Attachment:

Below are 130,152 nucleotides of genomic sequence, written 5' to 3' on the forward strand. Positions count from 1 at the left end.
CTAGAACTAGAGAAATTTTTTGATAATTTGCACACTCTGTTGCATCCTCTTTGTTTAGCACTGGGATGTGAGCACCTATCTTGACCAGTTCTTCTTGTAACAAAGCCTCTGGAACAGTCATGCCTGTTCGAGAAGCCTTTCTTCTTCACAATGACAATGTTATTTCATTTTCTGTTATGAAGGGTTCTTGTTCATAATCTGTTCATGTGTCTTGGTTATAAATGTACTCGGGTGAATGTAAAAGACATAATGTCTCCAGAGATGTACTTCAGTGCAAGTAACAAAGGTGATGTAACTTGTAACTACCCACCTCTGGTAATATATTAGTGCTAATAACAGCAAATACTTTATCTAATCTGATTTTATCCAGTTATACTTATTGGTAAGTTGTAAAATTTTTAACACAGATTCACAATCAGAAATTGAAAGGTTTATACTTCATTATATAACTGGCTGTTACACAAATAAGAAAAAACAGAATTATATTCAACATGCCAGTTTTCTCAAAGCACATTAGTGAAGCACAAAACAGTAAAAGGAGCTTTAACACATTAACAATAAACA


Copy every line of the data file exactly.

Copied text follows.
Below are 130,152 nucleotides of genomic sequence, written 5' to 3' on the forward strand. Positions count from 1 at the left end.
CTAGAACTAGAGAAATTTTTTGATAATTTGCACACTCTGTTGCATCCTCTTTGTTTAGCACTGGGATGTGAGCACCTATCTTGACCAGTTCTTCTTGTAACAAAGCCTCTGGAACAGTCATGCCTGTTCGAGAAGCCTTTCTTCTTCACAATGACAATGTTATTTCATTTTCTGTTATGAAGGGTTCTTGTTCATAATCTGTTCATGTGTCTTGGTTATAAATGTACTCGGGTGAATGTAAAAGACATAATGTCTCCAGAGATGTACTTCAGTGCAAGTAACAAAGGTGATGTAACTTGTAACTACCCACCTCTGGTAATATATTAGTGCTAATAACAGCAAATACTTTATCTAATCTGATTTTATCCAGTTATACTTATTGGTAAGTTGTAAAATTTTTAACACAGATTCACAATCAGAAATTGAAAGGTTTATACTTCATTATATAACTGGCTGTTACACAAATAAGAAAAAACAGAATTATATTCAACATGCCAGTTTTCTCAAAGCACATTAGTGAAGCACAAAACAGTAAAAGGAGCTTTAACACATTAACAATAAACA